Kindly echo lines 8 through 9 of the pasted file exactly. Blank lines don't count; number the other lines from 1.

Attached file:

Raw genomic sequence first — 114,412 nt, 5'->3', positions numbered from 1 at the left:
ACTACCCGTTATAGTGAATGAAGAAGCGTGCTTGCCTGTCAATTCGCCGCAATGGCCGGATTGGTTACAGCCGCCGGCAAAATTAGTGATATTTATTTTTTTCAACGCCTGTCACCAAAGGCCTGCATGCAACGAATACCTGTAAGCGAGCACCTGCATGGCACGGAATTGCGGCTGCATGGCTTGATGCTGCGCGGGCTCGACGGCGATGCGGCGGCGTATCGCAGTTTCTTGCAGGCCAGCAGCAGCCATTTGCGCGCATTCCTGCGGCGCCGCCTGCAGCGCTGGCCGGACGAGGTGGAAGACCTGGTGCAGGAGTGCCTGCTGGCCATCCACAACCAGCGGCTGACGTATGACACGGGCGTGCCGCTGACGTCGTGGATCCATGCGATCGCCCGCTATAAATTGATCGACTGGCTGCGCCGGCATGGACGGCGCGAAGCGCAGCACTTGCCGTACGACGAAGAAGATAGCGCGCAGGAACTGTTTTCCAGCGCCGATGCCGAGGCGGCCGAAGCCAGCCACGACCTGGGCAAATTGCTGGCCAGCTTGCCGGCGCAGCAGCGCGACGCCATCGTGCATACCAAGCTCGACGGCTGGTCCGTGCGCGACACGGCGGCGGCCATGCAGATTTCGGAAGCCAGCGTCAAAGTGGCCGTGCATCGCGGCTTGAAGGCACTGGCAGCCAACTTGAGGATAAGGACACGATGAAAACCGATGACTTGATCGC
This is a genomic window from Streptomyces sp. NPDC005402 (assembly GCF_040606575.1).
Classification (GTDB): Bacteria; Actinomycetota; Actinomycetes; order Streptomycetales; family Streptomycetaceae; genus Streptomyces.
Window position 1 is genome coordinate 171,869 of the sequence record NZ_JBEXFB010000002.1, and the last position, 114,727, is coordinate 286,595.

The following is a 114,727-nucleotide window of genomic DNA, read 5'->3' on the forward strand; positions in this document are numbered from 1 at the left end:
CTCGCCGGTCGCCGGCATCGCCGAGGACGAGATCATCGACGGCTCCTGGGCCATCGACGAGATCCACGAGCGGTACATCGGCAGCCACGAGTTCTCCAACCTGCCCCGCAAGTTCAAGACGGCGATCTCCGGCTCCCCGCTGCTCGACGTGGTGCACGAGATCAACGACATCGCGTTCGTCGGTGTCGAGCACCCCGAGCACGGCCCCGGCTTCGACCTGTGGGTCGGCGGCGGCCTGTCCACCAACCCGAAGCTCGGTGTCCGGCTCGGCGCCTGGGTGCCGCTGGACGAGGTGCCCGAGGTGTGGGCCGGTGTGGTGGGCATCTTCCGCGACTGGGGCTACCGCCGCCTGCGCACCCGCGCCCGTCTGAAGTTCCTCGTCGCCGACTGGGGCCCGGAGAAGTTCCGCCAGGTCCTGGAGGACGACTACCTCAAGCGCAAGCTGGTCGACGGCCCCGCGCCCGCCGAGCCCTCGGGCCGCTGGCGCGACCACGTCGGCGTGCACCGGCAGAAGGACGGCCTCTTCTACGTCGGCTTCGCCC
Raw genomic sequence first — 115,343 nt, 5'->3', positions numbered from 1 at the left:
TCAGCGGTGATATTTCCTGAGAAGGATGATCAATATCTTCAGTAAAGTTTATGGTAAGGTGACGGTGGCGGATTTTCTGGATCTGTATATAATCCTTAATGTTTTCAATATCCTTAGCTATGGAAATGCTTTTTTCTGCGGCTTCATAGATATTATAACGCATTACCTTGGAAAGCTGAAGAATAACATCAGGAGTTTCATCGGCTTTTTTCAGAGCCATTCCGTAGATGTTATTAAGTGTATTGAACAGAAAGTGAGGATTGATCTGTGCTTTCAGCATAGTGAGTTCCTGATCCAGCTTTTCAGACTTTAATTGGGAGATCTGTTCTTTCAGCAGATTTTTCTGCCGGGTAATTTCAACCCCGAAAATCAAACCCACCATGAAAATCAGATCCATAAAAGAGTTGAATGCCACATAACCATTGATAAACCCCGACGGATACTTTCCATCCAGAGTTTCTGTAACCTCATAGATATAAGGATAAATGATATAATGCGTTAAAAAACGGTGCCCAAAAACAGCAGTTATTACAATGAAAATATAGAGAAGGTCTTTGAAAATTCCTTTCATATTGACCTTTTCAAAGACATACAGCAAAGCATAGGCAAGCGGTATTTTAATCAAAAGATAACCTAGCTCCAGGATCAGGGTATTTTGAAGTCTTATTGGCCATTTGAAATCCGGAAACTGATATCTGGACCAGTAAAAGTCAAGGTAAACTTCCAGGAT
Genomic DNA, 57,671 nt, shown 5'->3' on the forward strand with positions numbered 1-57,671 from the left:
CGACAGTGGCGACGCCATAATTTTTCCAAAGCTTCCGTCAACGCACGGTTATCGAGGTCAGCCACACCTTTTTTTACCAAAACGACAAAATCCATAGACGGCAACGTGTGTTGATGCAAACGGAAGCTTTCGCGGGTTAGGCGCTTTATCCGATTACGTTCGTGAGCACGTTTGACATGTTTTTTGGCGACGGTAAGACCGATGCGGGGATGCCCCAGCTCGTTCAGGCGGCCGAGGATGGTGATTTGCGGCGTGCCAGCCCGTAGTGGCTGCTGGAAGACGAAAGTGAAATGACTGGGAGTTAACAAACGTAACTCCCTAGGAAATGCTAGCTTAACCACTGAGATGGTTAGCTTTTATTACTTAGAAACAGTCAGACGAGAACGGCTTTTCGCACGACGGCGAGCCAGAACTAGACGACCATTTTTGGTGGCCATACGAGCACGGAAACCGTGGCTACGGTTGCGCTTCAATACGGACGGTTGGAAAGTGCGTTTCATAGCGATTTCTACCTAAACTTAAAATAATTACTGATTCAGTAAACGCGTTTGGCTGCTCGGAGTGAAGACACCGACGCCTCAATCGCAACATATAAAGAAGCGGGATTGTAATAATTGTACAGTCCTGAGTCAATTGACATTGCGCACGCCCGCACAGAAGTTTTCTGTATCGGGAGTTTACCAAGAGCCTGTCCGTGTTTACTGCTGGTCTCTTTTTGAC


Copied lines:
Raw genomic sequence first — 115,343 nt, 5'->3', positions numbered from 1 at the left:
TCAGCGGTGATATTTCCTGAGAAGGATGATCAATATCTTCAGTAAAGTTTATGGTAAGGTGACGGTGGCGGATTTTCTGGATCTGTATATAATCCTTAATGTTTTCAATATCCTTAGCTATGGAAATGCTTTTTTCTGCGGCTTCATAGATATTATAACGCATTACCTTGGAAAGCTGAAGAATAACATCAGGAGTTTCATCGGCTTTTTTCAGAGCCATTCCGTAGATGTTATTAAGTGTATTGAACAGAAAGTGAGGATTGATCTGTGCTTTCAGCATAGTGAGTTCCTGATCCAGCTTTTCAGACTTTAATTGGGAGATCTGTTCTTTCAGCAGATTTTTCTGCCGGGTAATTTCAACCCCGAAAATCAAACCCACCATGAAAATCAGATCCATAAAAGAGTTGAATGCCACATAACCATTGATAAACCCCGACGGATACTTTCCATCCAGAGTTTCTGTAACCTCATAGATATAAGGATAAATGATATAATGCGTTAAAAAACGGTGCCCAAAAACAGCAGTTATTACAATGAAAATATAGAGAAGGTCTTTGAAAATTCCTTTCATATTGACCTTTTCAAAGACATACAGCAAAGCATAGGCAAGCGGTATTTTAATCAAAAGATAACCTAGCTCCAGGATCAGGGTATTTTGAAGTCTTATTGGCCATTTGAAATCCGGAAACTGATATCTGGACCAGTAAAAGTCAAGGTAAACTTCCAGGAT